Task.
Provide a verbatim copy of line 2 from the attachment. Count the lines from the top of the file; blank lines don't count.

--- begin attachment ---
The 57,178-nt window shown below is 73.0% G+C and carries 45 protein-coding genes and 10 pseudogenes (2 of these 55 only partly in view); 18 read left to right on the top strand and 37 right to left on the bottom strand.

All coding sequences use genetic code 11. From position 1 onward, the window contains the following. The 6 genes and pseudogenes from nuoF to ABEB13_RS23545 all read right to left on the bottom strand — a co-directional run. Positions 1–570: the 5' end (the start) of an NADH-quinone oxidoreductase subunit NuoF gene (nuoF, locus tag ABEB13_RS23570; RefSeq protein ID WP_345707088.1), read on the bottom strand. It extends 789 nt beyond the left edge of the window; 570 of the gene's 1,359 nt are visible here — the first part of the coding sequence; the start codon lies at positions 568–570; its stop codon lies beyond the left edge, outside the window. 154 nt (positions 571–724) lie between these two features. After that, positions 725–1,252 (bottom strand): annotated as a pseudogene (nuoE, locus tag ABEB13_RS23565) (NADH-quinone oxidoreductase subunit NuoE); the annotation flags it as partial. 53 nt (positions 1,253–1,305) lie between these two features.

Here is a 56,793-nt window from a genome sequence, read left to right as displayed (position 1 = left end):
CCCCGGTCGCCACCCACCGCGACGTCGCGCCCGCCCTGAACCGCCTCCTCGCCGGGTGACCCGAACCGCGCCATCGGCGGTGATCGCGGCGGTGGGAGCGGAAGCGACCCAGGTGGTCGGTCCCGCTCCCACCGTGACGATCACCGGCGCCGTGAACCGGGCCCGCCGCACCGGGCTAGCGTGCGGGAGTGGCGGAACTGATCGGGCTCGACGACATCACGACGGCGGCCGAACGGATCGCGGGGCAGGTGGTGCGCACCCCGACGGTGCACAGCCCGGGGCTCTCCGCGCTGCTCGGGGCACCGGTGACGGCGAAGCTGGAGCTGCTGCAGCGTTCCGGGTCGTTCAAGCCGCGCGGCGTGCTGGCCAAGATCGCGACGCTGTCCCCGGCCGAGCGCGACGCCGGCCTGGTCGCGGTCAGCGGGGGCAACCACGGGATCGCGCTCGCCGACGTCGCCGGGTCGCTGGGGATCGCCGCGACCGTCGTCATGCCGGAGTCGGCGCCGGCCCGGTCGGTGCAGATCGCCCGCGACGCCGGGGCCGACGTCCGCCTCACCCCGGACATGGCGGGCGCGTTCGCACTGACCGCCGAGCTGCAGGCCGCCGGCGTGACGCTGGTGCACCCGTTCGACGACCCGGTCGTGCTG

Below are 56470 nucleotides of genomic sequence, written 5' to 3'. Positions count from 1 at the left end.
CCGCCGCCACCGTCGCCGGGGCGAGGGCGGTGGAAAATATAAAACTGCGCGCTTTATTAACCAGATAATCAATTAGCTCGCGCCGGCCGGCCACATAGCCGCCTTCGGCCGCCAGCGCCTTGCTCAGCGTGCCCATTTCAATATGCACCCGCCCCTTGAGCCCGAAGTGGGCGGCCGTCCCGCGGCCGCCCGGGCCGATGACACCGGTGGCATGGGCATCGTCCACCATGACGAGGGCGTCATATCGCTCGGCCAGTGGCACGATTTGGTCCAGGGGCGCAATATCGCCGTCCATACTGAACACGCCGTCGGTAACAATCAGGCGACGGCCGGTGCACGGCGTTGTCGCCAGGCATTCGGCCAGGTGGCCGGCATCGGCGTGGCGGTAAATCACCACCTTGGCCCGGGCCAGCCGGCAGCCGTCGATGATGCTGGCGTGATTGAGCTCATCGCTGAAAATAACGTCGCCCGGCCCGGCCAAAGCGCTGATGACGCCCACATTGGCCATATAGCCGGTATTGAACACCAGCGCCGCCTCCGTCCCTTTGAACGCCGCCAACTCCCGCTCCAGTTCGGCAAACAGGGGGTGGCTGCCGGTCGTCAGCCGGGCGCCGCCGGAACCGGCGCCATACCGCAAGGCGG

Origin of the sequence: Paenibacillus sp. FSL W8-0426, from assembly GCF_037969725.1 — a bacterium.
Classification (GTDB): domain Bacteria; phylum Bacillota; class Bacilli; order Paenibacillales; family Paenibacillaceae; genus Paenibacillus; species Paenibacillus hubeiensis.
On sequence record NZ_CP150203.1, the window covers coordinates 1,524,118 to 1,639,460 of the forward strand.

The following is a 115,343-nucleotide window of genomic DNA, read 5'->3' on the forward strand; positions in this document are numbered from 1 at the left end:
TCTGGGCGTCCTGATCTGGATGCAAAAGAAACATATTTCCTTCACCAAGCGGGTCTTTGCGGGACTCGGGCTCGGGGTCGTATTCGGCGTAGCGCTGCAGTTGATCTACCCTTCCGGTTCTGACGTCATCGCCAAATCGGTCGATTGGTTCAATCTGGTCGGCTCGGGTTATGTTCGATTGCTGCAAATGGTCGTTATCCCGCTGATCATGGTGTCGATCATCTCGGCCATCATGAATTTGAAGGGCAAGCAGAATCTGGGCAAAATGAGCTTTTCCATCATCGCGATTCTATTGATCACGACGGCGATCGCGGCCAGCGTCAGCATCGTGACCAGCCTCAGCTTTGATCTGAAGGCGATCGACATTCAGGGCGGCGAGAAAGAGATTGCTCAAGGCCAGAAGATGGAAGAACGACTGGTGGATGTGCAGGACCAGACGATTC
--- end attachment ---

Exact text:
All coding sequences use genetic code 11. From position 1 onward, the window contains the following. The 6 genes and pseudogenes from nuoF to ABEB13_RS23545 all read right to left on the bottom strand — a co-directional run. Positions 1–570: the 5' end (the start) of an NADH-quinone oxidoreductase subunit NuoF gene (nuoF, locus tag ABEB13_RS23570; RefSeq protein ID WP_345707088.1), read on the bottom strand. It extends 789 nt beyond the left edge of the window; 570 of the gene's 1,359 nt are visible here — the first part of the coding sequence; the start codon lies at positions 568–570; its stop codon lies beyond the left edge, outside the window. 154 nt (positions 571–724) lie between these two features. After that, positions 725–1,252 (bottom strand): annotated as a pseudogene (nuoE, locus tag ABEB13_RS23565) (NADH-quinone oxidoreductase subunit NuoE); the annotation flags it as partial. 53 nt (positions 1,253–1,305) lie between these two features.